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Location of the hill is located in New Zealand
Location of the hill
Location of the hill
External audio
Pronunciation of the (57-character) LINZ version of the name at Kōrero Māori, the Māori Language Commission website

Taumatawhakatangi­hangakoauauotamatea­turipukakapikimaunga­horonukupokaiwhen­uakitanatahu[1] is the Māori name for a hill located close to Porangahau, south of Waipukurau in southern Hawke's Bay, New Zealand. The height of the hill is 305 metres (1,001 ft). The hill is notable primarily for its unusually long name, which is often shortened to Taumata for brevity.[2] It has gained a measure of fame as it is the longest place name found in any English-speaking country, and the second-longest place name in the world, according to Wises New Zealand Guide and The New Zealand Herald.[3] The name of the hill (with 85 characters) has also been listed in the Guinness World Records as the longest place name. Other versions of the name, including longer ones, are also sometimes used.

Meaning of the name[edit]

The name on the sign that marks the hill is "Taumatawhakatangi­hangakoauauotamatea­turipukakapikimaunga­horonukupokaiwhen­uakitanatahu", which translates roughly as "The summit where Tamatea, the man with the big knees, the slider, climber of mountains, the land-swallower who travelled about, played his nose flute to his loved one".

Other versions[edit]

Some forms of the name are longer still: "Taumatawhakatangi­hangakoauauotamatea­urehaeaturipukakapikimaunga­horonukupokaiwhen­uakitanatahu" has 92 letters. An even longer version, Taumata-whakatangihanga-koauau-o-Tamatea-haumai-tawhiti-ure-haea-turi-pukaka-piki-maunga-horo-nuku-pokai-whenua-ki-tana-tahu, has 105 letters and means "The hill of the nose-flute playing by Tamatea – who was blown hither from afar, had a slit penis, grazed his knees climbing mountains, fell on the earth, and encircled the land – to his beloved".[4]

The New Zealand Geographic Placenames Database, maintained by Land Information New Zealand (LINZ), uses the somewhat shorter (57-character) name "Taumatawhakatangi­hangakoauauotamatea­pokaiwhenuakitanatahu".[5]

Tamatea, explorer of the land[edit]

Sign on the hill showing its 85-character name

Tamatea-pōkai-whenua (Tamatea the explorer of the land) was the father of Kahungunu, ancestor of the Ngāti Kahungunu iwi.[6] Mention of Tamatea's explorations of the land occur not only in Ngāti Kahungunu legends, but also in the traditions of iwi from Northland, where he is said to have explored the Hokianga and Kaipara harbours.

In traditions from the Bay of Plenty region, he left a son, Ranginui, who is the ancestor of Ngāti Ranginui of Tauranga. Legends from the East Coast of the North Island tell of his explorations in Tūranga-nui (Gisborne), Māhia, Wairoa, Ahuriri (Napier), Heretaunga (near Hastings) and Pōrangahau. He travelled via the Mangakopikopiko River, over the Tītī-o-kura saddle via Pohokura to Lake Taupo. The Ōtamatea River and swamp is named after him. Tamatea is also the name of a place in Napier.

Early South Island legends say that Tamatea sailed down the east coast. His canoe was wrecked in the far south, and transformed into Tākitimu mountain range. Tamatea then returned to the North Island, and travelled via the Whanganui River.[7]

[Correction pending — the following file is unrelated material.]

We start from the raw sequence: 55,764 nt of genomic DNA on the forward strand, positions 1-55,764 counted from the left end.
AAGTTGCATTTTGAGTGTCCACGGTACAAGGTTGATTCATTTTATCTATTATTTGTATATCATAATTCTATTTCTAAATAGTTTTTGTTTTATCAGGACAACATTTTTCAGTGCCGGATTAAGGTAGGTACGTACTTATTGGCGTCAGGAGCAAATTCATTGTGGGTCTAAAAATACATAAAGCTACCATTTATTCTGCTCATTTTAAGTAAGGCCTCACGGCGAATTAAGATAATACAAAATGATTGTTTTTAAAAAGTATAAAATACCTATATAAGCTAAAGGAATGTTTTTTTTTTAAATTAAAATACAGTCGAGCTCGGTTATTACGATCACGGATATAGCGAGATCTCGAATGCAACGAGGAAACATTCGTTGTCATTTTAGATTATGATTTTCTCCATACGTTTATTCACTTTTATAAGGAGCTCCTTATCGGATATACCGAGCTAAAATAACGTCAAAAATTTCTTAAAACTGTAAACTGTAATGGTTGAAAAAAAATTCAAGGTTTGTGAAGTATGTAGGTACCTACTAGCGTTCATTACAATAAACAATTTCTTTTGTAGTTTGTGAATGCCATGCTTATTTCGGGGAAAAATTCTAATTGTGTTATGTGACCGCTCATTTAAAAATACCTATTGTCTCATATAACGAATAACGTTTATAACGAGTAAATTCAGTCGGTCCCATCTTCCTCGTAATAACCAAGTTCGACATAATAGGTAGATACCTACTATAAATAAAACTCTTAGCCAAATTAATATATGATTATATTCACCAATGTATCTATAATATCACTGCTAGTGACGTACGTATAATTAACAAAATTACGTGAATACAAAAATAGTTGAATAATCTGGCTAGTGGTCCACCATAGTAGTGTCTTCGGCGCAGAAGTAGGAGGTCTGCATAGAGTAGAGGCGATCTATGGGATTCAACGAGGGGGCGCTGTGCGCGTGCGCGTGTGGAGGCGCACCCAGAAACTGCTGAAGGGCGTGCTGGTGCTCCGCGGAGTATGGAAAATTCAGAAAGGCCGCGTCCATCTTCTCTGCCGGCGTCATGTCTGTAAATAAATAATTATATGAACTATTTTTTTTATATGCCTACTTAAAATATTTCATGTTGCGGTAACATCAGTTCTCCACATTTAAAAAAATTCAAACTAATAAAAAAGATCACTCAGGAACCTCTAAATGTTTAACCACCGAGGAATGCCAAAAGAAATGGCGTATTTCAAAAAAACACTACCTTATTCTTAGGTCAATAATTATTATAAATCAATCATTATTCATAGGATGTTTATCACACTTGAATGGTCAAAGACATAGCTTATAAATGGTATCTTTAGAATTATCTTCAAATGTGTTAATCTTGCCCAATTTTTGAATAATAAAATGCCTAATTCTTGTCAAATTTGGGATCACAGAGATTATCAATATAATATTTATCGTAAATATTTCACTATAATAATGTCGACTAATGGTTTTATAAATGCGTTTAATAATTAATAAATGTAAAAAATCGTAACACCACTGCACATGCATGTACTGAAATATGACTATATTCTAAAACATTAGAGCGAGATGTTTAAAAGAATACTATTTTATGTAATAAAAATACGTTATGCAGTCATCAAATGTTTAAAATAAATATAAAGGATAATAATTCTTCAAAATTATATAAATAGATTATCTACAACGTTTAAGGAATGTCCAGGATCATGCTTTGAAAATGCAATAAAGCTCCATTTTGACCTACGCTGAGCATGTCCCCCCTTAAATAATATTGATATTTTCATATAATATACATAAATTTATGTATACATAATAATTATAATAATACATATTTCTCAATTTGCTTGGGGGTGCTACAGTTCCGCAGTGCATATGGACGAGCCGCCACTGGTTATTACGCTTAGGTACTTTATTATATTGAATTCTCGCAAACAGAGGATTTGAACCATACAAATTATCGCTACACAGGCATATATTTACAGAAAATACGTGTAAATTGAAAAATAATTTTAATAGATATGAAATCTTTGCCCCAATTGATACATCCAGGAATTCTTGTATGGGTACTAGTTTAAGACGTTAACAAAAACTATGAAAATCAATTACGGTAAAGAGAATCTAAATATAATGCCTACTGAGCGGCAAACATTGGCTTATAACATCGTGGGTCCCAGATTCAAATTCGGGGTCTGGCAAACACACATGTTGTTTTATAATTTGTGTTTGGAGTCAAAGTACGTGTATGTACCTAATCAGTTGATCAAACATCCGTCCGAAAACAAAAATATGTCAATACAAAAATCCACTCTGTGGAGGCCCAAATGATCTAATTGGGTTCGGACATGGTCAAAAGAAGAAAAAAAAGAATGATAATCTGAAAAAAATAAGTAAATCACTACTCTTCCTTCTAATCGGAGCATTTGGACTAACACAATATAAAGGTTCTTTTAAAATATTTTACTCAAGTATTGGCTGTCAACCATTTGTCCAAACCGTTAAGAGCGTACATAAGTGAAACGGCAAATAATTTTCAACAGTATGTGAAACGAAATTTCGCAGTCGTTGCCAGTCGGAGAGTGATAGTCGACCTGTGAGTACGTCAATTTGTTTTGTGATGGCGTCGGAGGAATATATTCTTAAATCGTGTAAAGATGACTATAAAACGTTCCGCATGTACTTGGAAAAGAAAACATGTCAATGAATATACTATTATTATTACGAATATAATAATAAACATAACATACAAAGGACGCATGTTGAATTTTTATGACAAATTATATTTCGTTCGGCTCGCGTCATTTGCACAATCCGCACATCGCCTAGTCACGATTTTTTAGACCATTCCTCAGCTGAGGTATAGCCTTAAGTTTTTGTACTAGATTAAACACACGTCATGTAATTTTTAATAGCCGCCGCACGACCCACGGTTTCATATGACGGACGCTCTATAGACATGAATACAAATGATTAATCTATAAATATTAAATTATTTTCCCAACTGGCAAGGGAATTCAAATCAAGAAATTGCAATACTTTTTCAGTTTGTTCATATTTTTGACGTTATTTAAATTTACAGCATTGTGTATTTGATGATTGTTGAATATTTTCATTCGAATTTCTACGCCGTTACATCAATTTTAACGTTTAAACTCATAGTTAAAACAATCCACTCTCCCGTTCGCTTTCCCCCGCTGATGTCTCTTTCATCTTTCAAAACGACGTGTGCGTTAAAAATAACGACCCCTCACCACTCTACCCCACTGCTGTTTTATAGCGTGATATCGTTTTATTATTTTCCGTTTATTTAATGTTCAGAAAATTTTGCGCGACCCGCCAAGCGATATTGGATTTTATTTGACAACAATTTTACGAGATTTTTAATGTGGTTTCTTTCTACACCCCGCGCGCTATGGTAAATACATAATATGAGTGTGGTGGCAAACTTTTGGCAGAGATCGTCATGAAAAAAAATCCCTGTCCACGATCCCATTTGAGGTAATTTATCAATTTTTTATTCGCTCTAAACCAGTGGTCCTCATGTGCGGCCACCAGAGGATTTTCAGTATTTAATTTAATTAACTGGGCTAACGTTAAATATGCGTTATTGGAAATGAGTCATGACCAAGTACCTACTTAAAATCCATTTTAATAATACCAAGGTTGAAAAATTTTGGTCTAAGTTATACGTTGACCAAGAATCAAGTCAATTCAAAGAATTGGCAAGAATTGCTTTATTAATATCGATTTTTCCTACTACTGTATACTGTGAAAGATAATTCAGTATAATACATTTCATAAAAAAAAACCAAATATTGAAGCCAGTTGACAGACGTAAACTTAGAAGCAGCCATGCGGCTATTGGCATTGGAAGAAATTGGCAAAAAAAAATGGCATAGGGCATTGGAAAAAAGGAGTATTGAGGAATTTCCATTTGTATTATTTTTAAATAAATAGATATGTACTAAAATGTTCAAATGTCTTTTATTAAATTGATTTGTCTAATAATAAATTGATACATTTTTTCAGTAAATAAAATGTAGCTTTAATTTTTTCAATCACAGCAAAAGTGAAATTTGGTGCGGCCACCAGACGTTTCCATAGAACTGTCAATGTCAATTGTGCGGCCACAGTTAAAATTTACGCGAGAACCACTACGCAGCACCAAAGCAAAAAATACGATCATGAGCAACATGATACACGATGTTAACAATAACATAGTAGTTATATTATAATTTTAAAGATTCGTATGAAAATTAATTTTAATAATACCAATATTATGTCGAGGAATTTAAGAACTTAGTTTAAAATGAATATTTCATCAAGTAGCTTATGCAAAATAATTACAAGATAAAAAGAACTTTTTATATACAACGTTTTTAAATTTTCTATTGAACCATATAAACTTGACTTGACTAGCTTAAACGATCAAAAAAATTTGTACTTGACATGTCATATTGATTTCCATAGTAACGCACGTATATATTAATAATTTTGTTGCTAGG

A more modern version of the sign

In popular culture[edit]

The name is featured in a Mountain Dew jingle and a SEEK Learning TV ad in Australia.[8] It also appears in the 1976 (re-released in 1979) single "The Lone Ranger" by British band Quantum Jump, which featured in the title sequence of the second series of The Kenny Everett Video Show.[citation needed] It is the subject of a 1960 song by the New Zealand balladeer Peter Cape.[9]

Tennis star Martina Navratilova learned to say the word when she was ten years old.[10]

See also[edit]


Coordinates: 40°20′46″S 176°32′25″E / 40.346°S 176.5402°E / -40.346; 176.5402

  1. ^ This spelling is based on the sign located on the hill itself, two versions of which are shown in photographs shown in this article.
  2. ^ Reed, A. W. (2010). Peter Dowling, ed. Place Names of New Zealand. Rosedale, North Shore: Raupo. p. 392. ISBN 9780143204107. 
  3. ^ NZPA (Aug 11, 2003). "Nasa turns to Kiwi when it needs expert space advice". New Zealand Herald. Retrieved 2011-03-28. Three years ago, Mr Coleman, a website designer, posted a message on an internet bulletin board about Taumatawhakatangihangakoauauotamateapokaiwhenuakitanatahu in southern Hawkes Bay. It is the second-longest place name in the world, according to Wises New Zealand Guide. 
  4. ^ George C. Denniston; Frederick Mansfield Hodges; Marilyn Fayre Milos (2001-10-31). Understanding Circumcision: A Multi-Disciplinary Approach to a Multi-Dimensional Problem. Springer. p. 130. ISBN 978-0-306-46701-1. 
  5. ^ "Place Name Detail: Taumatawhakatangi­hangakoauauotamatea­pokaiwhenuakitanatahu". New Zealand Geographic Placenames Database. Land Information New Zealand. Retrieved 2009-01-25. 
  6. ^ Te Ahukaramū Charles Royal. 'Papatūānuku – the land', Te Ara - the Encyclopedia of New Zealand, updated 21 September 2007
  7. ^ Rāwiri Taonui. 'Ngā waewae tapu – Māori exploration', Te Ara - the Encyclopedia of New Zealand, updated 21-Sep-2007
  8. ^ "Long Name, Bro – Learnings from SEEK Learning". Retrieved 10 February 2015. 
  9. ^ New Zealand Folk Song: Peter Cape According to this source, Cape calls it "Taumata".
  10. ^ Louisa Wall (March 29, 2011). "A real show from the titans of tennis". New Zealand Herald. Retrieved 2011-03-28. And on a rainy day in Czechoslovakia, a bored 10-year-old Navratilova learned one of the longest place names in the world. Little did she know that one day she would be in New Zealand, saying Taumatawhakatangihangakoauauotamateapokaiwhenuakitanatahu to compliment her thanks to the people of Tamaki Makaurau for their hospitality.